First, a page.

htmlFrontiers and Controversies in AstrophysicsASTR 160  Lecture 11  Special and General Relativity (cont.)Chapter 1. Lessons from Einstein’s Discovery of Relativity [00:00:00]Professor Charles Bailyn: We were talking about relativity. And where we ended up last time–we were talking about special relativity and all the weird things that happen to space and time. And the question arose, you know, what prompted Einstein to think these thoughts? And we talked a little bit about the fact that the speed of light is always the same no matter what the velocity of the person observing it and how that–then, if you take that literally, it tells you that space and time are weird, and are not constant and absolute the way you might think they are in a Newtonian sense, but vary according to the velocity of the observer and in these various ways having to do with that parameter gamma. And so, Einstein’s great stroke of genius was not to try and fix up these little problems with the experiment in some, sort of, patchwork kind of way, or to try and invoke a minor change in the laws of nature, but to recognize that this was a very big deal, and that would involve changing fundamentally how we think space and time work. So, this is a very famous fable of science, you know. This is the thing where Einstein is a young man, and he’s sort of a rebel. And he refuses to take his exam and he pisses off his professors. And the consequence is he doesn’t get a good job. And he gets this job at the patent office right, in Bern, Switzerland, where he labors away in obscurity. And then, suddenly, in a blaze of glory in 1905, he publishes three papers, one of which is about relativity, one of which is the start of quantum mechanics, and the other of which proves that atoms exist. And so, these are three of the greatest papers of all time, published in a single year, by some clown who’s a clerk in a patent office. All right. Very big deal. This happened in 1905, two years ago it was the hundredth anniversary of this. This was declared Einstein Year, and all sorts of fuss was made about it. So, there are various morals that can be drawn from this. And I’m going to draw several of them in what you might call increasing order of sophistication. So, the low sophistication moral, moral number one, here, is, you know, about the genius in obscurity. A genius in obscurity can revolutionize science. This is a very dangerous way to approach the Einstein story. Because it–you know, it’s really easy to convince yourself that you are a genius in obscurity. Many people have convinced themselves that they are geniuses in obscurity. I know about this, because they send me email. And they explain to me in their email that they send me–and this happens to, you know, any scientist, particularly someone working in astrophysics or fundamental physics of some kind–they explain to me why Einstein was wrong. And indeed, why all science known to date is wrong, and they are right. And then, they say, you know, nobody believed Einstein either–as if that was somehow meant to make you believe them. They tend to write these things all in capital letters. There’s a kind of pathology. When they used to write–when they used to do it on pencil and paper, they would write in such a way that you–they covered every inch of the paper. And, you know, they’d write something, then they’d write around the margins, back to the top. There’s some psychological thing–I don’t know what it is. But the legend of Einstein prompts a whole bunch of people to think that they too might be patent clerks. Yes? Student: How do people find you? Professor Charles Bailyn: Oh, well, look. You can look up the astronomy department website of Harvard, Yale and Princeton, and you’ll find a whole bunch of people, I suppose. I also have published papers on black holes, and things that made their way into the media. I’ve actually had a falloff on this, because I haven’t been, you know, quoted opining about black holes in The New York Times recently. But ten years ago that–well I’ll explain that in a couple weeks. There was an interesting thing that happened. In any case, you know, if you want to publicize your theory, what you do is you find a bunch of fairly prominent people in the field and you send them a big screen saying, you know, you will regret it if you do not appreciate my genius. Student: Do you ever read it? Do you read them? Professor Charles Bailyn: Sometimes I do. We have a little file in the library called the Crank File, in the Astronomy Department library. And from time to time, you know, we assign graduate students to figure out why they’re wrong. We haven’t done that lately. Sometimes people amuse themselves by answering them. This can get you into various kinds of trouble. There was the gentleman with the theory of the Universe, which he illustrated in colored pencils, while he was serving his time at a medium security institution in Washington State. And we thought, you know, what a great way to–you know, much better way to be spending your time in prison than some other things you could think of. So, we sent him a bunch of textbooks and stuff. Then we started getting letters back, saying, after I finish my sentence, I’m coming to study with you, and explaining why he was innocent of the crime of which he had been committed. And so, at a certain point we started returning things, you know. No, terribly sorry, this individual has left Yale. We don’t know where he is, whoever it was. This is Jerry Orosz who carried on this conversation for a while. And so, you have to be a little bit careful. And then–oh there was the guy–This was amazing. There was a guy who showed up at the start of the semester. He’s dressed in a suit and tie, carrying a briefcase, walks into the department office and says, “Where’s my classroom? I’m supposed to teach cosmology.” And he looked very respectable. The secretary thought, not with us, you’re not, so sent him over to the Physics Department. He asked the same question of the Physics Department. He had just walked in off the street with a briefcase full of his textbook. And he was very annoyed that we hadn’t assigned him a classroom and assigned students to come and learn, you know, his particular theory of cosmology. And in the end, he had to be escorted off the premises, and asked never to return. So yeah, all kinds of patent clerks in the world, but most of them aren’t Einstein. That’s kind of the moral. And the reason you can tell–you asked whether I read these things. It’s very easy to tell whether there’s anything that you might be useful to read. Because what these people tend to say when they are not worth reading is, they tend to say that all previous science is wrong. I am revolutionizing things. Einstein is wrong, they say. But Einstein didn’t say that Newton was wrong. That wasn’t what happened. That wasn’t how a revolution works. You revolutionize science only if the new theory encompasses what was previously known–the previous theories. And this is this business of the parameter, gamma, where under appropriate circumstances, gamma is one. And under those circumstances, you reproduce the theory that was already in existence. And so, you know, there’s been hundreds and hundreds of years of Newtonian physics, all of which is basically right, one way or another. So whatever your new idea is has to encompass all the things that were right about the old idea. And so, you don’t overturn Newton. What you do is, you demonstrate that Newton’s theory is only a part of a bigger theory. And then, the bigger theory is the new theory and it encompasses new kinds of data and explains new kinds of things, while simultaneously not overturning all the things that you know are right about the old theory. And this is the thing that the people who wish they were Einstein, but aren’t, don’t understand. And so, anytime you see something where you’re–where they’re going to revolutionize all of science, it’s certainly wrong. Because there’s a large fraction of science in current existence that is correct. And you have to understand that. And you have to encompass it and go beyond that–but it’s not going to get overturned. The planets aren’t going to stop going in Keplerian orbits because somebody has a new idea. And so, it has to encompass the old idea. Recently, in conjunction, in part with Einstein Year, two years ago, the historians of science have been rethinking what’s going on with Einstein, and what happened in that patent office. And there’s a new kind of idea that actually, it was–it wasn’t that he was working in obscurity and some–and, you know, flipping burgers or something–that his work in the patent office was very important to the way he developed his theory. And that one of the reasons Einstein did what he did was he was working in a patent office and not in a university. Because, what was he doing in the patent office? Well, it turns out that in the early part of the twentieth century, one of the big set of inventions that was coming through were ways of synchronizing clocks. It turn–because railroads had just been invented. And until then, you had had a situation where every city had its own time. Every city had a little observatory. They would figure out when the Sun was directly overhead. They would proclaim that to be noon. They’d fire off a whistle. Everyone would set all their clocks. But that meant–but they didn’t have time zones. And that meant that every little town had a different time system. There was–Boston time was different from Hartford time, was different from New York time by 22.5 minutes, or whatever the appropriate amount would be. And that’s all fine, if you move between these cities slowly. If you start running trains, you’ve got to have–the train system has to have a unified system of time, otherwise they run into each other. And there were crashes and terrible things. And so, then, you have to have–okay. Then you have to have Boston and New York having the same time. So, how do you synchronize those clocks? Well, you’ve just invented the telegraph, so you send an–you send an electromagnetic signal at the speed of light from Boston to New York, and then back again, in order to synchronize your clocks. And there were various inventions that Einstein was reviewing in the patent office to accomplish this. And so, in his job, in his day job, he spent all his time thinking about clocks and time, and signals moving at the speed of light. So, perhaps it isn’t surprising that he had deep insights into these kinds of things. So, the current feeling among, at least, some historians of science, is that the patent office was, in fact, key to Einstein’s thinking. So, he didn’t come out of obscurity at all. He came out of the only place where the surroundings were such that you would have thought these thoughts. This is associated with a historian of science named Peter Galison, among others, who wrote a book called Einstein’s Clocks and Poincare’s Maps to try and demonstrate how the practical work these people were doing influenced their theoretical work. Yes? Student: Was it triggered by one event? Professor Charles Bailyn: Well no, he–was he triggered by one particular event? What prompted him to think about this was a whole series of experiments that had been carried out–all of which, as I mentioned last time, one way or another, demonstrated that this business that the speed of light was constant in all reference frames. And that there was no ether through which was the medium that was imagined to exist through which electromagnetic waves were supposed to pass. And there had been a series of experiments to try and detect slight changes in the speed of light when you put it on a rail–when you put it on a train, right? It’s all about trains and elevators, which had just been invented. And–but it wasn’t one particular triggering event. There was this whole range of things. And Einstein, it should be said, was, by far, not the only person thinking about this. We call the transformations Lorentz transformations, because there was a guy named Lorentz who thought them up. Mathematicians like Poincare, physicists like Minkowski–there were a whole bunch of people thinking about this, and it was an urgent problem in physics. And so that had to be dealt with. And if Einstein hadn’t existed, it might have taken a little longer, but we would have gotten special relativity in the end. That’s not necessarily true of general relativity, as I’ll explain in a second. General relativity–if Einstein hadn’t existed, general relativity might not have happened until the 1960s, because it was not prompted by a range of experimental results. The other bunch of experimental results that were prominent at the time were the atomic physics experiments that lead to quantum mechanics, which Einstein had a hand in, as well. Chapter 2. General Relativity as a Theory on Gravity [00:13:27]Okay, so, now let me move on to general relativity. That’s a good moment to make this transition. So, general relativity, known as GR, for short, is now a theory of gravity. So, the part of Newtonian physics that is overthrown, or encompassed, as I was saying, by special relativity, are the Laws of Motion. Now, general relativity has the law–those same laws of motion, but also has embedded in it a theory of gravity, which is fundamentally different from the way Newton thought about gravity. So, Newtonian gravity is thought of as a force. It’s a particular force. It’s the force of gravity. There’s a little equation, the force of gravity is equal to the gravitational constant, G, times the mass of one object, times the mass of the other object, divided by the distance between them squared. And the odd thing–and this was sort of the starting point of Einstein’s thought. The odd thing is these masses. And because–remember, somebody asked me last time, what is mass? And I gave you a whole thing about the inertial mass. How much it resists being pushed. And that comes about from F = ma. And so, the kind of mass that I defined last time is the inertial mass–how much it resists being pushed. And so, conceptually–the mass that’s in Newton’s equations of gravity–conceptually, that’s a different kind of mass. It doesn’t have to be the same number. This is gravitational mass, because it’s defined differently. It’s defined not by how much an object resists being pushed by a force–any force, but by how much the object creates a particular kind of force. So, in this, it’s how much it resists forces. In this, it’s how much the force is created. And these are conceptually different things. It turns out that to the best experimental evidence that you can muster, which by now is many, many decimal places, these two kinds of mass are exactly the same. This has an experimental consequence that was known already to Galileo in the seventeenth century. Look what happened. Supposing M_{1} is the Earth, and M_{2} is some object that you’re dropping from a high tower. So, the story is, Galileo goes to the top of the Tower of Pisa. He drops a cannonball, or something, and watches it fall. Then what happens? You substitute F_{gravity} into the equation of motion. And what do you get? So, you’re using a particular kind of force. So, you get GM of the object, M of the Earth, divided by distance squared, where the distance is the distance between the centers of the objects–so, this is basically the distance to the center of the Earth–is equal to the mass of the object, times its acceleration. And, look. If this mass is the same as that mass, they cancel. What does that mean? So, you can do this. It means the motion, the acceleration of the object, doesn’t depend on its mass. The acceleration of the object will be the same for any object because, if it has greater inertia, it also generates, by exactly a proportional amount, a greater force. And so, everything falls from the tower at the same rate. And that’s what Galileo did. He brought up a cannonball, and a wooden ball, and a whole bunch of other objects, dropped them, and discovered that the Greeks had been wrong. The Greeks imagined the heavier the thing is, the fast it falls. But the only reason you think that is because of dropping things like feathers, which do fall kind of slowly and erratically. That has nothing to do with gravity. That’s air pressure, right? And so, if you drop things that are heavy enough so that air pressure isn’t important, they fall at the same rate. So, that is the experiment that proves that gravitational mass is the same as inertial mass. All other forces don’t have this consequence. There is, for example–well, let me not draw on the corner here. I’ll be just like the cranks. You know, I’ll start drawing all the way around the edge of the thing, here. So, let us go on. Let’s see. There is, for example, electrical force, which has a very similar kind of equation. That’s a constant, times the charge of one object, times the charge of another object, divided by the distance between them squared. That looks almost identical to what the gravitational force looks like. But, because the charge of an object isn’t equal to its mass, different objects respond differently to–when put in–when an electric force is exerted on them. If you compare a proton, which is a mass of subatomic particle of charge one, with a positron, which is a lowmass particle of charge one. And you put the same amount of force on them, the positron will move much more, because it has so much less mass. And so, different objects respond in different ways to all forces except gravity. So, the unusual thing about gravity–so, gravity is weird, because the gravitational mass turns out to be exactly equal, at least, to the best possible measurements, to the inertial mass. And there’s no excuse within Newtonian theory to explain why that might be, and why all objects move–therefore, move the same when put in a gravitational field. Okay, so, this bugged Einstein. This is the kind of thing that bothered him. And so, to explain this and other related, sort of conceptual issues, he promulgated a completely different theory–namely–so. Einstein says–okay. So, gravity, Einstein says, is not a force. That’s not the right way to think about it. And so, what–how does this work, then? All right, so point one. Objects move in a straight line, when they are not in a straight line, in the absence of a force. This is Newton’s first law, or something. If you’re moving at a constant velocity, you will continue moving in the same direction, at the same speed, unless something happens; like, a force is applied to you. If gravity isn’t a force, that should still be true. Objects are moving in straight lines all the time, whether there’s a gravita–whether there’s gravity around or not. That seems very odd, because we know perfectly well that things–that when you have a gravitational force, and you’re in an orbit, you go around in a circle, not in a straight line at all. So, how does Einstein reconcile this with reality? And that’s part two of the theory. Chapter 3. SpaceTime Curvature [00:21:30]Part two of the theory is that the presence of mass–inertial mass, now–creates curvature in spacetime, space and time. Now, how does that help? That helps because you have to then go back and think: what do you mean by going in a straight line if you’re in a curved space? I’ll give you some examples of this that you can see in a minute. What you mean by a straight line is the shortest distance between two points. Now, we know from experience–or many of us know from experience–that on a curved spaced the shortest difference between two points is not exactly what you would expect it to be. Has anyone flown on an airplane from here to Asia, for example? Fly from New York to Beijing. So, let’s make a map, a flat map. So, here’s a flat space–north, east, west, south. Here’s New York. Here’s Beijing. And you might imagine, if things were flat, that the way you would get–and the quickest way that the airlines would save money, you know, because they don’t–is that they would fly directly east. Because it’s more or less at the same latitude, New York and Beijing. But that isn’t what happens. That isn’t what happens at all. What you do, if you fly that route, or if you go the other way to Europe, wherever it is that you’re going is, you fly this way. You go way up north. You look down halfway through, there’s the Artic. Why do you do that? It’s because the Earth isn’t flat. The Earth is a sphere. And so, what it really looks like is this. Here’s the Earth. Here’s New York. Here’s Beijing, and you fly this way, because that’s the shortest distance across a–the surface of the sphere, between two points. I have a sphere somewhere. Let’s see, here’s a sphere [holds up a basketball]. And this line here–think of this as the equator. And if you go from here to here, it would be the shortest distance between the two points–would be to go right across the equator. But we’re not going on the equator. We’re in the northern hemisphere. So now, I’m going to tip this upward so that these two things are both in the northern hemisphere. And now this line goes up and across. And if I tip it all the way up, so that you would be dealing with two cities on the opposite side of the world, as New York and Beijing, close enough, it goes–the closest line between them doesn’t go around this way, it goes straight up over the top. So, if you project that onto a flat map, it looks like this. But in fact, on a sphere, on the surface of a sphere, that is the shortest distance between those two points. It’s the exact same distance as it would be in the equator. You just tip the thing up, and it’s clear that this is the long way around. So, if you have a curved space and you’re trying to get, in the shortest way, from one point to another, and you don’t know you’re on a curved space, you interpret it as a flat space, then you will interpret the path that you take as curved. And so, Einstein’s statement is that the presence of mass doesn’t exert a gravitational force. That’s the wrong way to think about it. What it does is, it creates a curvature in the spacetime. And so, then, objects traveling from one place to another move in straight lines, defined as the shortest distance between those two points. But if we’re not taking the curvature into account, it looks like it’s going around in circles. All right. Tough concept. Chapter 4. Q&A on Special Relativity [00:25:45]Professor Charles Bailyn: The sheet is supposed to represent spacetime. Spacetime is–and now, I’ve got to explain that, right? So, what is space time? Because it’s spacetime that’s doing the curving. It’s–you can think of it as a fourdimensional coordinate system, where the four dimensions are the three familiar spatial dimensions, X, Y, Z, and T for time. And you can understand where any given event, where an event is something that happens, can be identified with four numbers. It’s spatial position–that’s three numbers, and the time at which it occurs. Now, in order to get these things into the same units, you have to actually represent this as the speed of light times time, because that–multiplying by the speed of light turns time units into space units, because this is miles per hour, or space per time. So, one year of time is the equivalent of one lightyear of distance. That’s how it converts. And so, one interesting thing–and, of course, the sheet, there, was a twodimensional space, and only had X and Y that could identify any point on the sheet. So, the metaphor is to use two spatial dimensions to represent what is actually a four–conceptually, a fourdimensional space. That’s why it’s a metaphor and not something real. Yes? Student: [Inaudible] Professor Charles Bailyn: Yes, yes. Absolutely correct. Does gravity bend time, too? It has an effect on time similar to time dilation when you’re going really fast. If you get really close to a black hole, your clocks will slow down. Yeah, yes? Student: Why is that? Professor Charles Bailyn: Why is that? Let me–next time, I’ll write down the Schwarzschild metric, and I’ll try and answer that question. Let me go on, here, for a minute, and point out an important thing about this agreement, here, which is–that means the Earth, in its motion, for example, in one year–the time coordinate moves one lightyear, which is 10^{16} meters. The space coordinate moves 2π times the semimajor axis, which is 1 Astronomical Unit. That’s 2π times 1.5 times 10^{11} meters. That’s something like 10^{12} meters. So, the Earth moves 10,000 times further in time than it moves in space in a year. And that means that the Earth’s motion in spacetime is almost precisely a straight line, going straight forward in time. So, here’s time. Here’s, I don’t know, the Xaxis. And you could imagine that as time goes on, the Earth, you know, moves around the Sun. So its Xaxis –so its Xcoordinate goes back and back–back and forth. Here’s the Sun, which, you know, wiggles a little bit, much less than the Earth, as we discussed. But this picture, here, is inaccurate, because in fact this distance here, which is half a year, is 10,000 times longer than this distance here, which is half an orbit. And so–and so, in fact, the Earth’s motion is represented by something that’s almost exactly a straight line–so much so that I couldn’t possibly draw the wiggle in a way that you could see it. So, here’s the Earth going forward in time. And the wiggle is really small. That’s not surprising, because the gravitational force of the Sun is small enough so that the Earth’s orbit is correctly described by Newtonian physics. And so, this is one of those situations where you have a Newtonian physics in relatively low gravitational fields. And as the gravitational fields get stronger, weird relativistic effects kick in. But that doesn’t happen for the Earth. So there’s–the number is this. Schwarzschild radius divided by distance, is the measure of how relativistic an orbit is. And if this number is small, then you get correct answers from the Newtonian theory. And we can work it out. The Schwarzschild radius of the Sun, 3 x 10^{3} meters. The distance from the Earth to the Sun, 1.5 x 10^{11} meters. That’s 2 x 10^{8} and that’s a small number. So, Earth works fine in a Newtonian sense. Yes? Student: Is that R the radius of the orbit or the radius of the [inaudible] Professor Charles Bailyn: That is the distance of the moving object from the center of the gravitating thing that’s making the curvature happen. Yeah. So, yes is the answer. It’s the radius of the orbit. Yes? Student: Was the theory of general relativity a theory that was just promulgated, or does it actually have equations associated with it? Professor Charles Bailyn: Oh yes. Does it have equations associated with it? You bet. You don’t want to see them. There’s a branch of mathematics called differential geometry, because–what happens is, this curvature stuff is all geometry. And the problem is that the further away you get from an object, the less the space is curved. So, the amount on the sphere, on the surface of the sphere–it’s curved the same way everywhere. So, the equations that describe the curvature are the same at any point on a sphere. But you can imagine something that starts out with strong curvature and tails off. And then the amount of curvature at any given point is different from any other point. So, you have to describe it with a differential amount of curvature, and then integrate over the path that things take. This gets heinous, and we’re not going to go there. But I will show you, next time, some specific examples of some of these equations, because it’ll help explain things like why space and time are reversed inside an event horizon and stuff. But, you bet, there’s a whole mathematical theory. In fact, Einstein was not the world’s greatest mathematician and it took him until 1917 to get all this worked out. He had to go and get himself some math tutoring at the University of Göttingen and–so that he could understand the geometric properties. So, yeah, there’s a big mathematical theory behind it. Yes? Student: So, if gravity is not a force, how can you use F = ma? Professor Charles Bailyn: F = ma is a general equation of motion. It doesn’t have to be the force of gravity. There are many other forces in the world. Student: But when you’re setting F = ma to GMM or [inaudible] Professor Charles Bailyn: Right, so, that’s the Newtonian idea, that you set F = ma equal to GMM over D^{2}. And the thing that prompted Einstein’s thought was the fact that the two different kinds of masses on each side of the equation turned out to be equal. And you can see why this explains that. Because, if what’s happening is that you curve space, and then things follow a trajectory dictated by the curvature of that space, then it makes perfect sense that all objects follow the same trajectory, regardless of their mass. Because they’re not actually being forced to move anywhere. They’re just going in straight lines, and straight lines are the same no matter what your mass is. And so, that’s why this kind of curvature provides an explanation for what, in the Newtonian approximation, is the equality of the inertial and the gravitational mass. How we doing? Oh, we’ve got some more time, good. Go ahead. Student: Would a clock really slow down as it moved towards the [inaudible] Professor Charles Bailyn: Yeah. Student: [inaudible] would you have a perception of [inaudible] Professor Charles Bailyn: Well, of course, you are a clock, right? You’re–no, you wouldn’t notice. But what would happen is this. Supposing you’re falling into a black hole, or something. You look at your clock. You feel your pulse, you know. Your pulse measured by your clock has not changed. But you look back out into the world that is distant from the black hole, and things are moving really fast out there. And so, if you had two synchronized, identical clocks at the start of your voyage, and you keep an eye on what’s happening out here, you will discover that, all of a sudden, it looks like your clock is moving slow. And, all of a sudden, you know, people are aging and dying back on Earth, while, you know, it’s only been a week in your perception. And so, turn it around. You’re sitting on Earth watching your friend fall through–fall into a black hole. And it looks like he’s slowing down, and slowing down, and slowing down and maybe–and never really quite gets to the event horizon, even in an infinite amount of time. But the perception of the person falling through is that they just fall through. It’s just, the whole Universe is evolved in the time that they’ve done it. So, it’s one of these weird things where time turns out–how fast time passes turns out to be a property of who’s doing the measuring. Very strange concept, and very counterintuitive to the way we live our life. Because we all think–because we live in low gravitational fields at low speeds, we think time is an absolute thing that ticks onward for everybody in the same way, but it turns out it isn’t true. Yes? And again, I’ll show you an equation that–actually, this is much easier to deal with in equations than it is conceptually, and I’ll show you an equation next time which may help. Student: Can you explain about the names behind the two theories of relativity? I mean, it doesn’t seem like the general theory is a generalization of the special theory. Professor Charles Bailyn: It actually is, because it incorporates aspects of the special theory. And it’s a generalization in terms of what’s called the metric. The metric is the mathematical formula that describes the curvature. And the special theory of relativity is the special case where the metric is flat. And then, the reason general relativity is a generalization is because it allows other–many other kinds of metrics. Or, at least, that’s one way of thinking about it. Yes sir. Student: [Inaudible] Professor Charles Bailyn: Yeah well I–too small for me to draw. Student: [Inaudible] Professor Charles Bailyn: The wiggle is from the motion of the Earth around the Sun. And it’s caused by–the mass of the Sun warps the space– Student: [Inaudible] Professor Charles Bailyn: Yeah, yeah, yeah. It’s just–all I meant in the second one–sorry, I didn’t explain this clearly. All I meant in the second one was that this one is inaccurate in terms of scale. Student: Okay, oh I see. Professor Charles Bailyn: And that the scale, the true scale, is such that this length ought to be 10,000 times longer than that. And under those circumstances you’d never be able to see it. That’s all I meant by that. Yeah? Student: What happens to time when you’re caught traveling–you mentioned this, but what happens to time when you’re traveling close to the speed of light? Professor Charles Bailyn: Slows down yeah. Yes? Student: [Inaudible] Professor Charles Bailyn: So, how does, how does this work? Right. We are, you know–you can explain the motion of the Earth in terms of these socalled spacetime diagrams, where one–you take the fourdimensional thing. You project it onto two dimensions. You can write a spacetime diagram for yourself, and you can explain all of the motion and all of the things that happen by such a curved thing. So, what happens if you jump, for example? In the Newtonian theory, you jump, you ought to keep going straight up, except that there is a force, which pulls you back down. So, that we understand. What happens–how is that explained in general relativity? You jump and you go in a straight line, but the straight line is through a curved space–curved because of the presence of the Earth. And so, it turns out that the straight line looks like this. It goes up and comes back down again, in just the same way that the straight line between New York and Beijing goes over the North Pole. It goes up and comes back down again, because spacetime is curved due to the gravity of the Earth. So, something that we perceive to be a curved trajectory–jumping up, falling back down–if you project it into spacetime, is actually the closest distance between two events. So, there’s two alternative explanations of these things. In the situation where you’re nowhere near a black hole, it turns out that, mathematically, they’re exactly equivalent. If they’re exactly equivalent, it’s much easier to calculate the Newtonian way, and much easier to think about it. So, until you get into a situation where the Schwarzschild radius is comparable to the distances involved, you’re way better off thinking Newtonian, because we’re just better at it. Yes? Student: I understand that in order to get units that you can line up in any way, uniquely, you need to multiply time by a velocity. But I’m a little confused about–I mean I know that c is this really important number– Professor Charles Bailyn: Yeah. Student:  but if the only reason why the wiggles in the graph of motion are really tiny is because c is so enormous. I mean  Professor Charles Bailyn: Couldn’t you pick another velocity? Student: Right. Professor Charles Bailyn: Yeah. Student: What makes that an accurate scaling? Professor Charles Bailyn: Okay, so, the reason that’s an accurate scaling is, one of the things that comes out of the theory of relativity is that there is a natural unit. There’s a natural set of units. And the natural set of units are the units in which these crucial constants, of which c is one and G is another, and H–the Planck constant, which governs quantum mechanics, are all equal to one. And that turns–those are called Planck units, and they have–and the conversion between different kinds of energy, mass to energy, things like that, all work out as equalities in the particular set of units, where all those constants come out to be one. So, there is a reason why that particular velocity is chosen, and it’s not surprising, if you had to pick a velocity, that you would end up with the speed of light, which has this sort of profound importance. Okay, we’ll continue next time. [end of transcript] Back to Top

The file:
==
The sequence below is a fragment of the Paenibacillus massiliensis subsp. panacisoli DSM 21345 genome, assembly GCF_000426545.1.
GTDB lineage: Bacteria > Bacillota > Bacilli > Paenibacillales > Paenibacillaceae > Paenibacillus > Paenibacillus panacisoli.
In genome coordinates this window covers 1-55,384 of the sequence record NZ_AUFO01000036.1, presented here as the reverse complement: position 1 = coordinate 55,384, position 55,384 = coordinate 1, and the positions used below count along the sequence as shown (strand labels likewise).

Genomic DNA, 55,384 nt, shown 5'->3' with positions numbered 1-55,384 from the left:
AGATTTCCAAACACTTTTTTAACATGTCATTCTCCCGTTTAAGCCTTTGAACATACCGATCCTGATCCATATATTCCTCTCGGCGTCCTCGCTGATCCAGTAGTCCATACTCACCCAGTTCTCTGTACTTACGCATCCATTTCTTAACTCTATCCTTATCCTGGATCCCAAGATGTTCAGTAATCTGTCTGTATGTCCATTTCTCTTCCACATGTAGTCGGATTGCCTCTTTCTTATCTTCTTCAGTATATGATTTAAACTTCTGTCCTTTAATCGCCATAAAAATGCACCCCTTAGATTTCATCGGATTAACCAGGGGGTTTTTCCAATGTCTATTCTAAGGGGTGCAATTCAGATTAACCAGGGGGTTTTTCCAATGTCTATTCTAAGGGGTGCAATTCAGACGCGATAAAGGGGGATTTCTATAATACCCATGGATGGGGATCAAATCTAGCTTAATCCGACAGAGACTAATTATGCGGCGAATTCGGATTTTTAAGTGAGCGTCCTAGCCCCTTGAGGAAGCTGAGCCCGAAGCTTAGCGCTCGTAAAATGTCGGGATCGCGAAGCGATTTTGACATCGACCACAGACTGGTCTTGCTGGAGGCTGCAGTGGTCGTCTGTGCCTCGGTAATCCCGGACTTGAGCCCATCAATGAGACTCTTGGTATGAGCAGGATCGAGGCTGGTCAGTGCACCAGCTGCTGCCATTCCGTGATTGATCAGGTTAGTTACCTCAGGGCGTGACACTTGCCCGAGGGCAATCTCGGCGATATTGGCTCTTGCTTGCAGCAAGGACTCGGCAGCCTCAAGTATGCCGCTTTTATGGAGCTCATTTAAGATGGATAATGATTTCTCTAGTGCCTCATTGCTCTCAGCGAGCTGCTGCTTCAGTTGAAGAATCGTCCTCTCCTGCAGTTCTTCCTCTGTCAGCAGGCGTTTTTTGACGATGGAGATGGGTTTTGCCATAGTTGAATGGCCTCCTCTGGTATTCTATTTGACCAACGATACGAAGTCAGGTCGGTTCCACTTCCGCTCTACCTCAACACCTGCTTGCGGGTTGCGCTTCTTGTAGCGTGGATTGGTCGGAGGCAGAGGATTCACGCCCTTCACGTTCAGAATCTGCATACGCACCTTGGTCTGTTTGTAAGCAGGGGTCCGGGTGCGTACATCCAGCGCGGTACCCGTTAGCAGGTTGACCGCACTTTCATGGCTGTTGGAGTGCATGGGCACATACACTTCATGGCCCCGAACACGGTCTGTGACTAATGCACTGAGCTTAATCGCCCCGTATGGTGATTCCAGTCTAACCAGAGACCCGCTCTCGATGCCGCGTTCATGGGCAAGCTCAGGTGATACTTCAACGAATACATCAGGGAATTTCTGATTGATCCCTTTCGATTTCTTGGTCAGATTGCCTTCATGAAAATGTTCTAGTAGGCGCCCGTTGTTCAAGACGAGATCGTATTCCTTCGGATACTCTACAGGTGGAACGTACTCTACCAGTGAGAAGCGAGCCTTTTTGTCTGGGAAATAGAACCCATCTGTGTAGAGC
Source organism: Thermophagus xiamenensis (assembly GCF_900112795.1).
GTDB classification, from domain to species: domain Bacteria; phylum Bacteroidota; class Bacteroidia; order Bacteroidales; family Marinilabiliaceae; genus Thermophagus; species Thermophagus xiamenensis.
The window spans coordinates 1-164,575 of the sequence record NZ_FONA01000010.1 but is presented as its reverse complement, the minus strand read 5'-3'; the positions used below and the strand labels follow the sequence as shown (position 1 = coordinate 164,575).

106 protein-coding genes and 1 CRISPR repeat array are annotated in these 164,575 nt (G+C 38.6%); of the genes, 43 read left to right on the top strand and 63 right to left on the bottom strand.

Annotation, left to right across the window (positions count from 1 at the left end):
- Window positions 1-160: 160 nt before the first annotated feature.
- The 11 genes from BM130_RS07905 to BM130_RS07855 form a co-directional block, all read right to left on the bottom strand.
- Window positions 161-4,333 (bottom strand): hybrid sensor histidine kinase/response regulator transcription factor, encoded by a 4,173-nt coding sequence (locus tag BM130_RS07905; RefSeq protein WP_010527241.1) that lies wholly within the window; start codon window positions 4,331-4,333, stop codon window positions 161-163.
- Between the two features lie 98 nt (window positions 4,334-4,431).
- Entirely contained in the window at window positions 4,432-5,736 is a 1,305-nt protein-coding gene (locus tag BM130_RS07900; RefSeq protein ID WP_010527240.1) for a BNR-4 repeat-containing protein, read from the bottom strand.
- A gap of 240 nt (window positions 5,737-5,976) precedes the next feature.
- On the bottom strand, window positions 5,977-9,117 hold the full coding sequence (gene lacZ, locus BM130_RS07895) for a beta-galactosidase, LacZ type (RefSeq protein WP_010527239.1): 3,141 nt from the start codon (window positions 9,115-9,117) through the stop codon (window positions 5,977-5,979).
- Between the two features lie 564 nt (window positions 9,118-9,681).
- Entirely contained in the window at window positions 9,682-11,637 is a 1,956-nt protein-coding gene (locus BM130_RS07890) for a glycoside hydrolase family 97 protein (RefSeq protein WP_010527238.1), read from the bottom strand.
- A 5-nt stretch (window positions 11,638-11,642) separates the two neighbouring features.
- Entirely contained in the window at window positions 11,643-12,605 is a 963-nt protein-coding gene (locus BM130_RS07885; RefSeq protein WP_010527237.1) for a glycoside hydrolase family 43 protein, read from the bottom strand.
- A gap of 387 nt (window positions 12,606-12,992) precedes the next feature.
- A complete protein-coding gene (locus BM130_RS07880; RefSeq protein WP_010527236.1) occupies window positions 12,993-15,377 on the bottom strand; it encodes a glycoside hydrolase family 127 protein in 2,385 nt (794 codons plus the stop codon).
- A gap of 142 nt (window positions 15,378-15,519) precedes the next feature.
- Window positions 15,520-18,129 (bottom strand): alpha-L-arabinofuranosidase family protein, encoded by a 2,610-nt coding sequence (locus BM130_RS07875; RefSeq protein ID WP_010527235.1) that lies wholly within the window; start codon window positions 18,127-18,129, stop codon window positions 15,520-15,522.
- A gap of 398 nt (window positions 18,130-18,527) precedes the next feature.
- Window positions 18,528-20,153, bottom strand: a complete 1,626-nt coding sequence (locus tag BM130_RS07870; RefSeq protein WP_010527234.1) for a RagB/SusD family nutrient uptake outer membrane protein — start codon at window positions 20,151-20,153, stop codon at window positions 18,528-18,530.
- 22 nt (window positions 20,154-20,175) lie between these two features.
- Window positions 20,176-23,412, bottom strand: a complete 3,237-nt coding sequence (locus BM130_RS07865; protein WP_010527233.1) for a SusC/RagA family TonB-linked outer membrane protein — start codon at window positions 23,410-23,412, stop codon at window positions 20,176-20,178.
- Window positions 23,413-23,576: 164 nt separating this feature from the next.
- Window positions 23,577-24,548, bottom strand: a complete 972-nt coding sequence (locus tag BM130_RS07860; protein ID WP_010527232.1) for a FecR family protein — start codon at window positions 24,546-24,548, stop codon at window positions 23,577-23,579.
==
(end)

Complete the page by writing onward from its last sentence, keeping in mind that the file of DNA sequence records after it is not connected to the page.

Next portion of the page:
mp3  mov [100MB]  mov [500MB]